US Corporations: Not Just for Shareholders Any More

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One of the country’s most influential business organizations on Monday turned the world, if not upside down, at least 90 degrees. The Business Roundtable, comprised of chief executives of U.S. companies with more than 16 million employees and more than $7 trillion in annual revenues, issued a statement signed by 181 CEOs who have committed to “lead their companies for the benefit of all stakeholders – customers, employees, suppliers, communities and shareholders.”

It has been an article of faith among corporations for at least the past 50 years that companies’ sole job was to increase shareholder value. Just ask Carl Icahn or any other activist investor or leveraged buyout (now politely called private equity) firm. If some of the country’s largest companies are now saying that customers, employees, suppliers and the communities they live and work in are also stakeholders with a claim on a company’s performance, well, what’s next, a guaranteed basic income, student debt forgiveness and a federal minimum wage of $15 an hour?

The Business Roundtable’s chair, Jamie Dimon, who is board chair and CEO of JPMorgan, said in a statement:

The American Dream is alive, but fraying. Major employers are investing in their workers and communities because they know it is the only way to be successful over the long term. These modernized principles reflect the business community’s unwavering commitment to continue to push for an economy that serves all Americans.

Nobel Prize-winning economist Milton Friedman is often cited as the godfather of the shareholder-value ideology. In his book “Capitalism and Freedom,” published in 1962, Friedman called the idea of “social responsibility” a “fundamentally subversive doctrine” in a free society and that in such a society, “there is one and only one social responsibility of business–to use its resources and engage in activities designed to increase its profits so long as it stays within the rules of the game, which is to say, engages in open and free competition without deception or fraud.”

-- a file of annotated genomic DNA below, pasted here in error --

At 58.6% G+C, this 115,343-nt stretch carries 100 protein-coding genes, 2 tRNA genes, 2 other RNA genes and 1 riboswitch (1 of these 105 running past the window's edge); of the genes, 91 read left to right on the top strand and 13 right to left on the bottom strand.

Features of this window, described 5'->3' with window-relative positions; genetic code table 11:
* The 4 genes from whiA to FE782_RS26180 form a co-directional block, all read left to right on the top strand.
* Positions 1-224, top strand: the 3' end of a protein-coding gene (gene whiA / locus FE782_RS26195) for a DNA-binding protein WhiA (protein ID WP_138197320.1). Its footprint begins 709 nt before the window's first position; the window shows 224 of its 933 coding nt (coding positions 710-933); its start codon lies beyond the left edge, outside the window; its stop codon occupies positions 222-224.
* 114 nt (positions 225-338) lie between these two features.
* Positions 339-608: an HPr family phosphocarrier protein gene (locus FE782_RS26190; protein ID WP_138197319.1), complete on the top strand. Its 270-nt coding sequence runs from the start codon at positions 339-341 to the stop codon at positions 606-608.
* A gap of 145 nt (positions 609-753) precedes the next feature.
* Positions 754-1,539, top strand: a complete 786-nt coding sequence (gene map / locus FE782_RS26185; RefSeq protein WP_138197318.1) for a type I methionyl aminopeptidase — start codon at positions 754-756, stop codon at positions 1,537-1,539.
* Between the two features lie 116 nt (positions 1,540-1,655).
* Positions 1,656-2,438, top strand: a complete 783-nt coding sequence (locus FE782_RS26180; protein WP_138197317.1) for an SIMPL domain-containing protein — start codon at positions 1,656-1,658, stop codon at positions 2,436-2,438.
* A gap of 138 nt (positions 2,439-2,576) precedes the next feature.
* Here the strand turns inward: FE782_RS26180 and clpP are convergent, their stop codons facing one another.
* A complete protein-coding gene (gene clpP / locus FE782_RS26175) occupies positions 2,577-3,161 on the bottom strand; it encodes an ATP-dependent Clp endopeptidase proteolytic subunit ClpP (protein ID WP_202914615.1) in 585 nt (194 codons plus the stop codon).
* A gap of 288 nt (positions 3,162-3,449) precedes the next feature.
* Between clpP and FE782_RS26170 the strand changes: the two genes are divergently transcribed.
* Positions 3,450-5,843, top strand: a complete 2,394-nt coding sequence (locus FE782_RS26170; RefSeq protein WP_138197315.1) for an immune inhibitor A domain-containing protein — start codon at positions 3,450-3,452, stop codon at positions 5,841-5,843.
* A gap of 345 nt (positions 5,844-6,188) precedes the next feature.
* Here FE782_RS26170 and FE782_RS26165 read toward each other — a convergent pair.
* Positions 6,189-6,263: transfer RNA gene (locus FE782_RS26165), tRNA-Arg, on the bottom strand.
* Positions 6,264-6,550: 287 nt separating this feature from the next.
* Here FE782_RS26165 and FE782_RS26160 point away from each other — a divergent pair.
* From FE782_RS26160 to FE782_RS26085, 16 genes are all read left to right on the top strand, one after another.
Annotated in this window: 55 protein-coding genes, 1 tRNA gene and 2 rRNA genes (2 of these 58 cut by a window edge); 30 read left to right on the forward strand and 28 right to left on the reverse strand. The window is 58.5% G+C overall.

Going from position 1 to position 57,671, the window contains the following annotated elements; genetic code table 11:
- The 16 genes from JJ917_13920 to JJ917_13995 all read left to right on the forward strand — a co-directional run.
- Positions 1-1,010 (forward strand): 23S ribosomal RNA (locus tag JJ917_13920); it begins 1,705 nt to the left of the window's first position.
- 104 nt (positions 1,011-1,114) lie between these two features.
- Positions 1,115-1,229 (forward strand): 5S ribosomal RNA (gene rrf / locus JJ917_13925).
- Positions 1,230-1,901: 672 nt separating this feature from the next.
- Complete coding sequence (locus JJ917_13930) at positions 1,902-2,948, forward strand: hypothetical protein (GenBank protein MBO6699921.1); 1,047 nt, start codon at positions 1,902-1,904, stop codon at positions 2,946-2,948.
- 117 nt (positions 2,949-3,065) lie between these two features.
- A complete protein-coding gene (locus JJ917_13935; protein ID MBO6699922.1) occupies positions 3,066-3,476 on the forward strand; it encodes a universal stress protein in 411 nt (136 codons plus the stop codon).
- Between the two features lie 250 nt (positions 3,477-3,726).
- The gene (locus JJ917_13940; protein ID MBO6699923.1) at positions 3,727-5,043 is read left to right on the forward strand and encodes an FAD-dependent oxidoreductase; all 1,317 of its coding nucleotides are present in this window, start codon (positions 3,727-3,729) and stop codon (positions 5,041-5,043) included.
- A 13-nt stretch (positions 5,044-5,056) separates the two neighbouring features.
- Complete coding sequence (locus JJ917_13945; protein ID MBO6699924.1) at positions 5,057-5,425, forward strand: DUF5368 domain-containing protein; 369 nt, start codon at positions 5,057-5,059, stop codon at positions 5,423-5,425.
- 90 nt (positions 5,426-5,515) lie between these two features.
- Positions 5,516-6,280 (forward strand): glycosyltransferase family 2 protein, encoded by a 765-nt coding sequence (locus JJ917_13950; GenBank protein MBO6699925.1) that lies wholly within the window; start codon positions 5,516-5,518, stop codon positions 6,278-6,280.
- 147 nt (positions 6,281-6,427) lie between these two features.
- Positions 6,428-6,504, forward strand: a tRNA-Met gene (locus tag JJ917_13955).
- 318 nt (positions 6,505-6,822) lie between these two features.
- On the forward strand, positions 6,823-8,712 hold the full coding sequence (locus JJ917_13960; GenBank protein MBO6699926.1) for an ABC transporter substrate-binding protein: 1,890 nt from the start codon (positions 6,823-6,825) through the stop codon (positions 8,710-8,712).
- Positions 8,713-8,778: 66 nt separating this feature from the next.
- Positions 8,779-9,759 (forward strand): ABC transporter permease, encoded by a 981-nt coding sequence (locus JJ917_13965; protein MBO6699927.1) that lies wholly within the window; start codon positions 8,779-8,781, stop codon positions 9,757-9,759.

That sentiment does not square up with the Business Roundtable’s new direction, as Alex Gorsky, chair and CEO of Johnson & Johnson and chair of the group’s corporate governance committee, summarized it: “This new statement better reflects the way corporations can and should operate today. It affirms the essential role corporations can play in improving our society when CEOs are truly committed to meeting the needs of all stakeholders.”

That’s a far cry from the Roundtable’s 1997 statement on corporate governance: “The paramount duty of management and of boards of directors is to the corporation’s stockholders. The interests of other stakeholders are relevant as a derivative of the duty to stockholders.”

The statement itself is just 300 words. Here are a few samples:

We believe the free-market system is the best means of generating good jobs, a strong and sustainable economy, innovation, a healthy environment and economic opportunity for all.

While each of our individual companies serves its own corporate purpose, we share a fundamental commitment to all of our stakeholders.

The Roundtable’s statement concludes: “Each of our stakeholders is essential. We commit to deliver value to all of them, for the future success of our companies, our communities and our country.”

What can they deliver? Perhaps something similar to a bill that Senator and Democratic presidential hopeful Elizabeth Warren introduced last year called the Accountable Capitalism Act. As she wrote in an opinion piece for The Wall Street Journal at the time the bill was introduced:

The Accountable Capitalism Act restores the idea that giant American corporations should look out for American interests. Corporations with more than $1 billion in annual revenue would be required to get a federal corporate charter. The new charter requires corporate directors to consider the interests of all major corporate stakeholders—not only shareholders—in company decisions. Shareholders could sue if they believed directors weren’t fulfilling those obligations.

Warren’s bill, of course, went nowhere. And the Business Roundtable’s new statement is aspirational, not mandatory as a federal law would be. While CEOs have come a long way in less than a quarter of a century, would they genuinely support something like Warren’s plan?

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